Now you can start your examination using the same process and tools you have been using. The purpose is to find the malware, artifacts associated with the infection, and the initial infection vector. The initial infection vector will be a bit of a challenge since your VM has various vulnerable programs. Infecting a VM in this manner simulates a drive-by which is a common attack vector used to load malware onto a system. To see how beneficial this method is for creating test images you can check out my post Mr Silverlight Drive-by Meet Volatility Timelines (FYI, I suspended the VM to capture the vmem file in addition instead to powering it down to get the disk image).


Benjamin Franklin said "by failing to prepare, you are preparing to fail." To be successful when confronted with a system potentially impacted with malware we should be preparing for this moment now. Taking the time to improve our malware forensic skills including our process, tools, and knowledge of artifacts. Making the right preparations so when game day approaches we will come out on top. The process I use to improve my malware forensic skills and the one I described in this post is not for everyone. It takes time and a lot of work; I've spent countless days working through it. However, working your way through this process you will attain something that can't be bought with money. There is no book, training, college course, or workshop that can replicate or replace the skills, knowledge, and experience you gain through careful preparation by training yourself.

Review of Windows Forensic Analysis 4th Edition

Sunday, June 15, 2014 Posted by Corey Harrell 5 comments
About a month ago I finished reading Windows Forensic Analysis 4th Edition by Harlan Carvey. Due to personal obligations I was unable to post my WFA 4/e review until now. All in all the 4th edition is good update to the Windows Forensic Analysis series.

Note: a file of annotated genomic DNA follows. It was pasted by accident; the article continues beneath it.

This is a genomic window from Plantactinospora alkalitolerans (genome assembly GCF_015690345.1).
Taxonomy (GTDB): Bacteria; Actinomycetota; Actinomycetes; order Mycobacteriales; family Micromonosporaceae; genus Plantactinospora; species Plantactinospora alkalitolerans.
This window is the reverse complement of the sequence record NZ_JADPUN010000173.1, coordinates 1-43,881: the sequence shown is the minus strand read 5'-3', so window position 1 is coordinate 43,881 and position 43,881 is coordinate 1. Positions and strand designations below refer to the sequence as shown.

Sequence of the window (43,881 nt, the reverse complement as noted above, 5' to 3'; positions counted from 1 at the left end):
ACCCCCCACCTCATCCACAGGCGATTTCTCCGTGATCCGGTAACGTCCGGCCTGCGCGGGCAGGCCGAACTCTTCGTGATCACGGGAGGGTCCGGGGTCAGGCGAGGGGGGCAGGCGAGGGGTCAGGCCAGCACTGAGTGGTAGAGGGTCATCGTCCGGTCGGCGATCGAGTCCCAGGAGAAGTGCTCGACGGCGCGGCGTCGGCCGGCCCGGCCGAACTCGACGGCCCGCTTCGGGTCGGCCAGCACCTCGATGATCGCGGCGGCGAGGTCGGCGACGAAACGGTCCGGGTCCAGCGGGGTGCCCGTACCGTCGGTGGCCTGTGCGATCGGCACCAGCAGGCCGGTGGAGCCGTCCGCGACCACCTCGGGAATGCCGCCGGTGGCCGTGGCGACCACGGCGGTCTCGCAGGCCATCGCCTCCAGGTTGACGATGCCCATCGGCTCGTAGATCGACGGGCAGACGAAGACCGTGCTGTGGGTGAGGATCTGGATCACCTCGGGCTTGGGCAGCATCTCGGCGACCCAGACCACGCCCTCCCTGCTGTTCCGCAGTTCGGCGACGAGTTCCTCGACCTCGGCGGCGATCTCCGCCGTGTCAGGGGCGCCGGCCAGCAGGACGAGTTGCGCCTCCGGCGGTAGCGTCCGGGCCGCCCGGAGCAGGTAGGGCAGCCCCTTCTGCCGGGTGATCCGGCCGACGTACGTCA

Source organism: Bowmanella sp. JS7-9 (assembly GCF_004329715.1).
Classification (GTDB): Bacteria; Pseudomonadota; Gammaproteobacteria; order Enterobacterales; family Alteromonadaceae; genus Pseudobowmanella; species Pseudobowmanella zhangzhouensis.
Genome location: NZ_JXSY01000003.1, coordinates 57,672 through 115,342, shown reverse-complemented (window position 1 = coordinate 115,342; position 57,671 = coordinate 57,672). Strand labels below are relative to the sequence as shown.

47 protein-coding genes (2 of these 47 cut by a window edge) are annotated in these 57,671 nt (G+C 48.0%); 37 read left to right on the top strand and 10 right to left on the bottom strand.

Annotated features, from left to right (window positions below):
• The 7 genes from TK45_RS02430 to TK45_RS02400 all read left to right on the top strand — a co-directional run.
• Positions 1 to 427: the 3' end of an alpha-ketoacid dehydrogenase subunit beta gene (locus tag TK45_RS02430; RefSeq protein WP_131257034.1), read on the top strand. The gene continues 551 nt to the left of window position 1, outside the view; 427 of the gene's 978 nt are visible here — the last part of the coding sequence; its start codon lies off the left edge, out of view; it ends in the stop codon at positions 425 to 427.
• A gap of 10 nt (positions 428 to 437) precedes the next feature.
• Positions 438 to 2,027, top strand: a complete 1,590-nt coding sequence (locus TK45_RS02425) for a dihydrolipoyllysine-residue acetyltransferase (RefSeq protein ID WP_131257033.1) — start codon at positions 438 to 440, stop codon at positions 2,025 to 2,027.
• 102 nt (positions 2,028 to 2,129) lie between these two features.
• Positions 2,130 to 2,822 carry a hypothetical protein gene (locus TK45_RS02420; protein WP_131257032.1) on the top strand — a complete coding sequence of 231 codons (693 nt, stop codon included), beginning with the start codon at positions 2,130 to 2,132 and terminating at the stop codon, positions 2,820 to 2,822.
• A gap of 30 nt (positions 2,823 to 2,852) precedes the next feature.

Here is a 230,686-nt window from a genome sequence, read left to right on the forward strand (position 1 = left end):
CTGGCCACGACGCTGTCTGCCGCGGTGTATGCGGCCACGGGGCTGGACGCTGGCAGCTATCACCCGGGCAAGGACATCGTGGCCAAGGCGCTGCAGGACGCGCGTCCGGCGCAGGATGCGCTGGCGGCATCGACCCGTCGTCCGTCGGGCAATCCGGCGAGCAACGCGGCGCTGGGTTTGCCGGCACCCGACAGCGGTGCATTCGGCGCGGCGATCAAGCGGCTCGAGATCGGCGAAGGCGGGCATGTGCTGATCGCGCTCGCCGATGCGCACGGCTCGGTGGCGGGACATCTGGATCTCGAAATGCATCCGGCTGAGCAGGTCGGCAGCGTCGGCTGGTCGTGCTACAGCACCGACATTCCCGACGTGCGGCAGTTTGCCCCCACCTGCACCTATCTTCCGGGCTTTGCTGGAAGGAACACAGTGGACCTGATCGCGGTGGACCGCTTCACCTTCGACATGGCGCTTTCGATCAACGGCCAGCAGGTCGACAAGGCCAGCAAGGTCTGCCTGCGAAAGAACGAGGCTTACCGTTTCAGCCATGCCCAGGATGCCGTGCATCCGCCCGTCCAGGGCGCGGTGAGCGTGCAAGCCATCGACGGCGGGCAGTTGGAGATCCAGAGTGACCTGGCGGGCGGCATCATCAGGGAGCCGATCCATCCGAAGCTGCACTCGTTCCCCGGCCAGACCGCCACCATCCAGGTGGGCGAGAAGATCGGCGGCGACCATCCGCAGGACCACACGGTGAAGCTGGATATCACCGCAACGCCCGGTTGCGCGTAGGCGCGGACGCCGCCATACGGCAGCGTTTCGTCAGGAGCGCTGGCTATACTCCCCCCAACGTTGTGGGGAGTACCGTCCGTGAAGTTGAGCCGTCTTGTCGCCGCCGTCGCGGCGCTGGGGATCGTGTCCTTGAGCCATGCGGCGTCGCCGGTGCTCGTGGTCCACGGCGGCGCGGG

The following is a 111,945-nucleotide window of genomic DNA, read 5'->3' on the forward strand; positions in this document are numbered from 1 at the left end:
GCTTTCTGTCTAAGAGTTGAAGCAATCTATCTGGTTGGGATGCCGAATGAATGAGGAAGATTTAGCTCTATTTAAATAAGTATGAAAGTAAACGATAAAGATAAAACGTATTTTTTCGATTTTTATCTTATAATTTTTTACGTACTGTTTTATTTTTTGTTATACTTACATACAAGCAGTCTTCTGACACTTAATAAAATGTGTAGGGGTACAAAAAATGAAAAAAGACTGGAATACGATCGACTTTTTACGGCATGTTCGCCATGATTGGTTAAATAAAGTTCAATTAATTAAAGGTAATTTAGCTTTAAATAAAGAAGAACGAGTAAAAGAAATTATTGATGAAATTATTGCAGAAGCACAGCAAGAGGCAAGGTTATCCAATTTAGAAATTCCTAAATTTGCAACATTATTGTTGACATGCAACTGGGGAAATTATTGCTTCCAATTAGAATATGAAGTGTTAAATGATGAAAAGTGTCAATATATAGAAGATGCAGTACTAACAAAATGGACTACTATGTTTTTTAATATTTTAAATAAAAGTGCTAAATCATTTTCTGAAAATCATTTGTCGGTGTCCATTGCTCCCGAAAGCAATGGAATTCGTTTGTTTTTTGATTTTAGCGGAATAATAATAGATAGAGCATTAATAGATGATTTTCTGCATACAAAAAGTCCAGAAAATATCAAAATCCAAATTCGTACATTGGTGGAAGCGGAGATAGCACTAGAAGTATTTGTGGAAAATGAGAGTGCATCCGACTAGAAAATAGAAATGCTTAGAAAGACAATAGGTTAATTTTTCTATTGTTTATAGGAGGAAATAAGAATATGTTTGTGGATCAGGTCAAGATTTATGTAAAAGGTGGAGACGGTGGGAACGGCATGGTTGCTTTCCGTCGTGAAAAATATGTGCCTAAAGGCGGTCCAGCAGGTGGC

It's an Update and Not a Companion Book

I think it is necessary to first address the expectations for WFA 4/e. In my Review of Windows Forensic Analysis 3rd Edition I mentioned " at first I was worried about reading the same information I read in Windows Forensic Analysis 2nd Edition or Windows Registry Forensics but my worries were unfounded. The author has said numerous times WFA 3/e is not a rewrite to his other books and is a companion book." In the WFA series, Syngress has kept the same title and just increased the edition number. In a way, this can have an impact on people's expectations. WFA third edition was a complete rewrite of the second edition. This meant the books were complimentary and the third edition didn't contain any of the previous material from the second. I can see how this can create an expectation that with each new edition it will follow the same path. However, this is not how newer editions are typically done since they usually contain updated material and are not complete rewrites. With WFA 4/e the book is not a complete rewrite but it does contain some great updated content. This review is focused on the updated content since I already discussed some of the material in my WFA 3/e review.

Don’t Overlook the Materials Accompanying the Book

There are very few DFIR authors who not only produce content outlining processes and artifacts but also create and release the necessary tools to carry out the process they described. Most of the DFIR authors I've read (including training content authors) usually point people to tools created by others. They don't provide tools of their own or source code to help you better understand how artifacts are parsed. When reviewing a DFIR book it's necessary to take into consideration the book as a whole including the materials provided with it. This is one area where I think Harlan excels and it's something I always liked about his work. The material for his books contain a wealth of resources from cheat sheets to open source tools to explanations about how to do something.

Along with WFA 4/e Harlan provided new and updated material to accompany the book. One of the more notable mentions are the new plug-ins for RegRipper (link to most recent version at time of this post). Seriously, there are so many updates that you'll really need to read the updates.txt file he provides. Some plug-ins were updated to support Wow6432Node, others had alerts added, and there are a bunch of new plug-ins. Besides RegRipper there are tools (and source code) to parse the RecentFileCache.bcf, index.dat, and $UsnJrnl to name a few.